The Cornershop. Lucy Sparrow

The lucky residents of Bethnal Green are about to have a wonderful new cornershop open up on a busy street corner. But this isn’t yet another Tesco’s Metro, although it looks just as well stocked – everything on sale in this shop has been handmade, by Lucy, out of felt. The project has been 7 months in the making and throws open its doors to the public today at 6pm.

To see Lucy Sparrow’s Cornershop blog click here.

This is exactly what a rainy day like today calls for, I could spend hours scrutinizing the photos, writing a mental shopping list of things to fill my cupboards with from this crafty corner shop. But not only is Lucy’s imaginative, immersive installation open for business daily until the end of the month, it will also be host to 12 workshops aimed at bringing together various local groups. In her blog Lucy tells us that the workshops will provide an opportunity for a shared making experience and discussion around the steady disappearance of cornershops all over the country.

I was interested to read that Lucy had secured part of her funding using Kickstarter. Now, I know I have spoken to a couple of people about Kickstarter recently, I have totally forgotten who exactly but you know who you are! The link to her Kickstarter proposal is here.

The time for fundraising is over now, but it is still an interesting read and explains a lot about her motivation for starting the project in the first place.

If you haven’t heard of Kickstarter then today is a good time to have a look at that too.There are loads of innovative people out there who would be doing such interesting things if only they had a bit of cash to help them get started. As you will see Lucy Sparrow far exceeded her £2,000 target, as did the guy looking for $10 to make a potato salad (which I notice is closing in two hours). I’m still slightly kicking myself that we didn’t pledge for this one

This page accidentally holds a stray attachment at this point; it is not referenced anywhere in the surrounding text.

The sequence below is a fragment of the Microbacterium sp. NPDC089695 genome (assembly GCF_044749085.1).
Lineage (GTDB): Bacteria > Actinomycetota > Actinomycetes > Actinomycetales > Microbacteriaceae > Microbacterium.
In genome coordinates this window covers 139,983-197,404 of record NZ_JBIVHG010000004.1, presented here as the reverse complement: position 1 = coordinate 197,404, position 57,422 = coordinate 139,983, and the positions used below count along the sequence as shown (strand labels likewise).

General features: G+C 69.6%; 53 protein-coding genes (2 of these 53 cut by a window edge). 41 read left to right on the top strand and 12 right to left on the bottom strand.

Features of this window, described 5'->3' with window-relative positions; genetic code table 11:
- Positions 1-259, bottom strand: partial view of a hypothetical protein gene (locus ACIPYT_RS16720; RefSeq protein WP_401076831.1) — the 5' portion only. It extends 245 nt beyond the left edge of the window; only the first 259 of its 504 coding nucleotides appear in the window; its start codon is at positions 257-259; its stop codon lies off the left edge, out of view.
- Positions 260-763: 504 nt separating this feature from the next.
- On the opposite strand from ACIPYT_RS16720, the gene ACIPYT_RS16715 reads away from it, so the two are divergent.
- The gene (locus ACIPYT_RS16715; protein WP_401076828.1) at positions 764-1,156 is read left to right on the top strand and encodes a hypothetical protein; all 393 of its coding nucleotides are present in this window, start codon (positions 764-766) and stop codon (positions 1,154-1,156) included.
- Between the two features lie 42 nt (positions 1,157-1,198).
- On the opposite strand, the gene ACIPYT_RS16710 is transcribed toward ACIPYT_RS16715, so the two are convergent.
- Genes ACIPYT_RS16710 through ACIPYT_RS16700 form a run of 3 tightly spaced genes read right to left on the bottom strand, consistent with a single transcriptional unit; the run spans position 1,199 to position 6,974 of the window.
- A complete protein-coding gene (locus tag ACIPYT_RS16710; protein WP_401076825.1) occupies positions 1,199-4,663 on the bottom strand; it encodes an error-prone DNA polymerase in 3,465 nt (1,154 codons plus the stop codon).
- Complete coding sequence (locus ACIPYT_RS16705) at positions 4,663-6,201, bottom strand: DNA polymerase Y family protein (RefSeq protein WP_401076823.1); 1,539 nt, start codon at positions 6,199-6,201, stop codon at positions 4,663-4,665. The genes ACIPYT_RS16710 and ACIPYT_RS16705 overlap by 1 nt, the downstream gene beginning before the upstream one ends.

But hey, while I’ve been writing this post the sun has come out so it’s not all bad!

Hope the sun is shining where you are, if it isn’t I hope you’ve got everything you need for a blanket fort.

 

{How to} Make a felted rose

Video

So in the same week that I wrote my first guest post I find myself posting my first video tutorial. It’s not perfect but I’m really pleased with it.  I couldn’t wait to finish typing up the instructions to go alongside these photos before posting my video but they are on their way very soon.

Click here to go to youtube:

Rose tutorial24

Now THAT’S how you make felt.

Video

Once again thanks to the internet I find myself saying “OK, this wasn’t exactly what I was looking for but…”  I don’t think I can ever have claimed to make felt until I have a go at this!

Eggs!

I’ve been spinning and spinning the time turner I was given for my birthday but IFaulty time turner can’t manage to create even one extra  hour in my day. Back to elbow grease and self discipline I guess! I’ve been feeling a little flat about all the felt making and social media madness recently, I’ve been working hard and don’t seem to have much to show for it. So today I am focusing on the successes.image

I finished my first round of eggs this morning and I’m pretty pleased with them. These eggs have taken a little longer to hatch than I had hoped but I now have a clutch of about 40 done. Some of these sets will be gifts for family and friends, but I hope to get some on etsy and maybe find one or two fairs to take them to before Easter.